Fire in the hole 

Viscosity Breakdown searches for a harder, more cohesive sound

Dave Beaudin, drummer for Viscosity Breakdown, classifies his band as “new rock.” That’s a slippery term that doesn’t say much on the face of it, but further probing reveals Beaudin’s reluctant labeling as an attempt to describe that brand of hard rock you’re likely to hear on mainstream rock stations like The Blaze. System of a Down is one of the kingpins of this genre, and Beaudin hopes his local band can follow in step, though their first album, Outta-Site, is all over the place. In an unintentional homage to the band’s name, the oil that should be lubricating the trio’s cylinders isn’t quite there, and consequently, you’re as likely to hear some rhythm and blues gone punk as you are old school party funk. Both, mind you, are represented on the album.

Is Viscosity Breakdown concerned that the myriad styles presented on Outta-Site will open them up to criticism that they haven’t “found their voice,” as many a creative writing teacher would say?

“We’ve talked a lot about that,” Beaudin says. “Our next album is going to be more concrete.”

That means hard rock songs that are “more straight ahead, less out there.”

To accomplish this, bass player Devin Rau’s Zappa-ish jazz influences will have to be toned down, and forget about any more bouncy, second-cousin-to-a-jam-band stuff.

“We’re not going the funk route,” Beaudin assures.

Instead, Viscosity Breakdown is setting its sights on radio rock.

For better or for worse, it’s a sound that will sell right now—which is definitely Beaudin’s intent. The drummer is a co-founder of run8entertainment, a new label that’s currently recording an album with another local hard rock act, Elysium. The label debuted with the release of Outta-Site.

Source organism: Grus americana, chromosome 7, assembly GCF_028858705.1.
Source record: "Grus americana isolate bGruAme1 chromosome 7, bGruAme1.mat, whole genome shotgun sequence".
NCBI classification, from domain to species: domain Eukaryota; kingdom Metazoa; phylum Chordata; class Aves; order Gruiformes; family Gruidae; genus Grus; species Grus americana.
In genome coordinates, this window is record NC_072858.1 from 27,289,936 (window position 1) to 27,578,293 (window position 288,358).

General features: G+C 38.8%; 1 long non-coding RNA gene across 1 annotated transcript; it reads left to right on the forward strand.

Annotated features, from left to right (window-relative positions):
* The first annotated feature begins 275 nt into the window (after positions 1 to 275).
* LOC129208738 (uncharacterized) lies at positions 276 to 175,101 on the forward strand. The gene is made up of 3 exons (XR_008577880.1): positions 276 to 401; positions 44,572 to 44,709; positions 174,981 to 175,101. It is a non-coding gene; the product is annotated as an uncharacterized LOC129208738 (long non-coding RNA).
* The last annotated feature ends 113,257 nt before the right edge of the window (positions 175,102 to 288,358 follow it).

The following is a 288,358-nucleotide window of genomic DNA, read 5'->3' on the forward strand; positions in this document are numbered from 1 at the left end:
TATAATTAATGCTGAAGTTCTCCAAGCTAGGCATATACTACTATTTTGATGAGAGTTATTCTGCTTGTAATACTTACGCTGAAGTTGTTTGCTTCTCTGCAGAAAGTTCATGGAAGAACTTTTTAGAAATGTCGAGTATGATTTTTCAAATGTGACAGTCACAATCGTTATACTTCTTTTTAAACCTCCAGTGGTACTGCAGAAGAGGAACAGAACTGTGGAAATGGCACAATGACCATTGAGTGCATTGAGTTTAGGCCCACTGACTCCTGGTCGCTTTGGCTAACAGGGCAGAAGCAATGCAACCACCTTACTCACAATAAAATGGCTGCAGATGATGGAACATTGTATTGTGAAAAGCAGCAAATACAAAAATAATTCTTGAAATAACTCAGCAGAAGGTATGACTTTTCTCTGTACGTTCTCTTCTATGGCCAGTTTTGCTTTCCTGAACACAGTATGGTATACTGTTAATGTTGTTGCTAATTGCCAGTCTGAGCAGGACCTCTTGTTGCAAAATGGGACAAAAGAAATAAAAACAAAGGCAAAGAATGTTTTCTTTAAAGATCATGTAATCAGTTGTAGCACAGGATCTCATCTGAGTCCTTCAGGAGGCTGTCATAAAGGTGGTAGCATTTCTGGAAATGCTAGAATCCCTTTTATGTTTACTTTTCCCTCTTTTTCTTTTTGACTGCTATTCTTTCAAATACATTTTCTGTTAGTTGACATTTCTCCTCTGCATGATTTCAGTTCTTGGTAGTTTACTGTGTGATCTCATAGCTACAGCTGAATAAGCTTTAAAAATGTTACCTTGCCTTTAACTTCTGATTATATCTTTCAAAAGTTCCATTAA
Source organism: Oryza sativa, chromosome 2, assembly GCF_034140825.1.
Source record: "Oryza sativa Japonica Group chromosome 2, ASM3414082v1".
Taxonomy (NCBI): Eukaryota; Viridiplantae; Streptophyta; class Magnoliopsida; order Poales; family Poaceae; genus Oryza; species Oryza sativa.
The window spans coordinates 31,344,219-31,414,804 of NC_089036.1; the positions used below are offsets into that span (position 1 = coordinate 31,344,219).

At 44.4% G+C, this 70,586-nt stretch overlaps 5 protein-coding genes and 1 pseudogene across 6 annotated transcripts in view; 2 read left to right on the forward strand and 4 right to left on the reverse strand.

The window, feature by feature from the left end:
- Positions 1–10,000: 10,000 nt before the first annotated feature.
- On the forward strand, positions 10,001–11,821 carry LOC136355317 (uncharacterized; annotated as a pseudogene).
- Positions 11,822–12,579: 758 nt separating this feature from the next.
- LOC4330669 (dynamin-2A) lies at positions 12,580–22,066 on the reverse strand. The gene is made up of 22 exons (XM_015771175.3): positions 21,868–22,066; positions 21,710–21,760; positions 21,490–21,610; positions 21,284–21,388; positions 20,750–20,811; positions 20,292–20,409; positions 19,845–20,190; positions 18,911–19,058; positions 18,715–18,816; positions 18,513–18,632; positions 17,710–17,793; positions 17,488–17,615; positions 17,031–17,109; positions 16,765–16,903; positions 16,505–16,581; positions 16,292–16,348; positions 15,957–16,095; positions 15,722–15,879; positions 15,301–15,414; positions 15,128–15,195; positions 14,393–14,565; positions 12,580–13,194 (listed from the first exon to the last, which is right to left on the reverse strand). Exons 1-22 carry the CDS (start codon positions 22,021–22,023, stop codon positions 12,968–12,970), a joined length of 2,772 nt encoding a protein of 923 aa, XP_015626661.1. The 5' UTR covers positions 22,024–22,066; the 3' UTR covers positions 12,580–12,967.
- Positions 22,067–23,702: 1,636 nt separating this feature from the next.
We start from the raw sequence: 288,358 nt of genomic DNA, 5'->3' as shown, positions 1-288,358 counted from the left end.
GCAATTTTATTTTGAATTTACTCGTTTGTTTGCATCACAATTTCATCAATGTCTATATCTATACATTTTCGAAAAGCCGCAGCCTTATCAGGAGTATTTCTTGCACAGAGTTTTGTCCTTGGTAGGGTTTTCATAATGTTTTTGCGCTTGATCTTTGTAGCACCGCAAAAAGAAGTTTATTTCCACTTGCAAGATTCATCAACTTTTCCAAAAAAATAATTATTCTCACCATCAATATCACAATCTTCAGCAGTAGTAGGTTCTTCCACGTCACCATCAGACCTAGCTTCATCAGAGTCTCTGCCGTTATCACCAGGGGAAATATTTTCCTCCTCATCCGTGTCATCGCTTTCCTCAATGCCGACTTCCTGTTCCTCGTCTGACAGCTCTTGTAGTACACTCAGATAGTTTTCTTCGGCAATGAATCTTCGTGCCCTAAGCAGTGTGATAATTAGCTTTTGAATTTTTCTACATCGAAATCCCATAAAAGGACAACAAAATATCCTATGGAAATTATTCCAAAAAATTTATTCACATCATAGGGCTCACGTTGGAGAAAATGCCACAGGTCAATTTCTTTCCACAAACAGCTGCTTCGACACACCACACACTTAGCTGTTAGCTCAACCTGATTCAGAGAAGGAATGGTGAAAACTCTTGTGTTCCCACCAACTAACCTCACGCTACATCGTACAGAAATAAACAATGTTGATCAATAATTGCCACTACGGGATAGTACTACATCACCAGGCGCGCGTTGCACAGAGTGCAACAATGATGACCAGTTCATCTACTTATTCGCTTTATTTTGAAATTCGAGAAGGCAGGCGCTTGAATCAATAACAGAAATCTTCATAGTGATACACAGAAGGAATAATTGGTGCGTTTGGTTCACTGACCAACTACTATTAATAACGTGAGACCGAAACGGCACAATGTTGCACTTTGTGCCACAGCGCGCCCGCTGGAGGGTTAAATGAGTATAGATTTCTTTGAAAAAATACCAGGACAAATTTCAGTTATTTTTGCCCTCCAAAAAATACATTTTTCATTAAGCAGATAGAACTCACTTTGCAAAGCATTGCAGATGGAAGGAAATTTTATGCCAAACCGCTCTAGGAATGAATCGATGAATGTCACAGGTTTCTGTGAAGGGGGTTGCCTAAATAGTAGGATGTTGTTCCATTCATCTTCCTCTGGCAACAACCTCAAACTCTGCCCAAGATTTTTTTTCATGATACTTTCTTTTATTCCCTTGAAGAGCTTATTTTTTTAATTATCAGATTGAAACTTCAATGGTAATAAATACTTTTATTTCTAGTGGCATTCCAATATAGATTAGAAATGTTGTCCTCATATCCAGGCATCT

Beaudin’s goal is to provide a vehicle for Montana-made rock music that might otherwise be overlooked. He points to scorching local bands such as JC Auto (run8 will release a DVD of a live show the Bozeman band played at Jay’s Upstairs), Smash Division and Sunder as examples of the sorts of outfits he’d like to expose to a wider audience.

But even if radio stations love the kind of rock and roll that Viscosity Breakdown is gearing up for, the band, and others like it in Missoula, face obstacles. For one thing, with the demise of Jay’s Upstairs, rock shows have been moving primarily to the Top Hat and the Ritz, venues that Beaudin says aren’t down with the Viscosity sound.

“The bar owners haven’t gotten out of classic rock mode,” Beaudin says. “Rock is real. Pop is this materialistic la-la land.”

Unfortunately for Viscosity Breakdown, people in la-la land like to buy drinks. The band’s frustration with the Missoula scene is evident in the lyrics of Outta-Site. The song “Fly” pokes fun at the jam-band scene, comparing fishing to an evening at the bar looking for a hook-up. The song is played out in the same party funk style that it derides. If Viscosity Breakdown members are bitter, however, it may end up being to their benefit, since a healthily pissed-off attitude is almost essential to creating the kind of hard rock Beaudin is looking for.

Viscosity Breakdown shares a bill with JC Auto at Buck’s Club at 10 PM on Sat., Oct. 25. Cover TBA.

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